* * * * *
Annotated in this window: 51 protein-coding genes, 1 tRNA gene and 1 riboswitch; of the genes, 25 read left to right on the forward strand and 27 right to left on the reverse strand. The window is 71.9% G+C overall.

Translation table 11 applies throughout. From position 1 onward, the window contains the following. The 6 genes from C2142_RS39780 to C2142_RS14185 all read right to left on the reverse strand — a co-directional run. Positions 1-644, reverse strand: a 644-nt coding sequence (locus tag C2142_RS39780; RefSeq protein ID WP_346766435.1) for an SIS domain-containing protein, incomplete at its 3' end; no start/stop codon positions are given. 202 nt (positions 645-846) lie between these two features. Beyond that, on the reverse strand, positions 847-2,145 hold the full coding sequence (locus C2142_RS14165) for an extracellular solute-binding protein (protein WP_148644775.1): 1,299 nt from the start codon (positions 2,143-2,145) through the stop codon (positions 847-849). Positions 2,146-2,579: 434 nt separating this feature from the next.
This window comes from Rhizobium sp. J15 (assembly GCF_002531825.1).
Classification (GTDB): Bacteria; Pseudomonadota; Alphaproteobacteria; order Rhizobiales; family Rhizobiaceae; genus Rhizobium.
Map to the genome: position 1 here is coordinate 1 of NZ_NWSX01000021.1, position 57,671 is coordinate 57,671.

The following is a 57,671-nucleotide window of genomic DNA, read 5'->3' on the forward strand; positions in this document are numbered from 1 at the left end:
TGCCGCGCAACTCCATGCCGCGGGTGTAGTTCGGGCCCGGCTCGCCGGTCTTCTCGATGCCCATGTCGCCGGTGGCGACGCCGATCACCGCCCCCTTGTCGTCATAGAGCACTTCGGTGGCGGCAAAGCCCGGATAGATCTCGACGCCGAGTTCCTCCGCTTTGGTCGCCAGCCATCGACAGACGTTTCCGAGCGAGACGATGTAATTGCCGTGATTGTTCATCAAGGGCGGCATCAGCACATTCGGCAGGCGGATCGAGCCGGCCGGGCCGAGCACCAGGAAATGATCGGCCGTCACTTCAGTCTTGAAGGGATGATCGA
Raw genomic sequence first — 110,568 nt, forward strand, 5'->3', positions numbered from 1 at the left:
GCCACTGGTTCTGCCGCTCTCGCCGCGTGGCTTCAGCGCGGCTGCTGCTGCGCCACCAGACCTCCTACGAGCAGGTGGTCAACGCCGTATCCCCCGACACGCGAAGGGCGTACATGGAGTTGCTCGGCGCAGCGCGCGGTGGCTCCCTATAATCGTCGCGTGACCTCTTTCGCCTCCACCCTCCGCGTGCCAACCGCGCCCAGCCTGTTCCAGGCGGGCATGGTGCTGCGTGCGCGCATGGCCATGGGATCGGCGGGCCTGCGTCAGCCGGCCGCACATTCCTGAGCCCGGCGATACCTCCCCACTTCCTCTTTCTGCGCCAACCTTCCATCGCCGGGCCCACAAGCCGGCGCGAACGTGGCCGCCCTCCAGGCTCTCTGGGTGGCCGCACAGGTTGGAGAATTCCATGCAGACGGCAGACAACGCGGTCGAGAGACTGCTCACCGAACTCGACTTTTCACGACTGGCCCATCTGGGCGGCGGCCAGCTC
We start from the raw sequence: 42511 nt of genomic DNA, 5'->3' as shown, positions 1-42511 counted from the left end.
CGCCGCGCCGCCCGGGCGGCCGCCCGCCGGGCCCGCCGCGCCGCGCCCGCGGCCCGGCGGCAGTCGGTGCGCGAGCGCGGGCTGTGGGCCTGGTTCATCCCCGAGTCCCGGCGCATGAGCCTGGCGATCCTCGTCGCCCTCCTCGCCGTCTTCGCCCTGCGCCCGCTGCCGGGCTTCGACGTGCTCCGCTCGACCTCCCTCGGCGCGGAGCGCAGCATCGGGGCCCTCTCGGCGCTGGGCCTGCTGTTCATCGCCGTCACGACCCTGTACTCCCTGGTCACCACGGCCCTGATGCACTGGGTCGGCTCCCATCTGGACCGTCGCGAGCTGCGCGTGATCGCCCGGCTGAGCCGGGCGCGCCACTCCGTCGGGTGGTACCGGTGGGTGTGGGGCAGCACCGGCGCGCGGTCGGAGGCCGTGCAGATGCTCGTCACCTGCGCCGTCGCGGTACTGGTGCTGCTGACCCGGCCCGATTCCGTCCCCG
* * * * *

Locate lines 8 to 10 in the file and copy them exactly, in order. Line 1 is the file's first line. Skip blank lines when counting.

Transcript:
Raw genomic sequence first — 110,568 nt, forward strand, 5'->3', positions numbered from 1 at the left:
GCCACTGGTTCTGCCGCTCTCGCCGCGTGGCTTCAGCGCGGCTGCTGCTGCGCCACCAGACCTCCTACGAGCAGGTGGTCAACGCCGTATCCCCCGACACGCGAAGGGCGTACATGGAGTTGCTCGGCGCAGCGCGCGGTGGCTCCCTATAATCGTCGCGTGACCTCTTTCGCCTCCACCCTCCGCGTGCCAACCGCGCCCAGCCTGTTCCAGGCGGGCATGGTGCTGCGTGCGCGCATGGCCATGGGATCGGCGGGCCTGCGTCAGCCGGCCGCACATTCCTGAGCCCGGCGATACCTCCCCACTTCCTCTTTCTGCGCCAACCTTCCATCGCCGGGCCCACAAGCCGGCGCGAACGTGGCCGCCCTCCAGGCTCTCTGGGTGGCCGCACAGGTTGGAGAATTCCATGCAGACGGCAGACAACGCGGTCGAGAGACTGCTCACCGAACTCGACTTTTCACGACTGGCCCATCTGGGCGGCGGCCAGCTC
We start from the raw sequence: 42511 nt of genomic DNA, 5'->3' as shown, positions 1-42511 counted from the left end.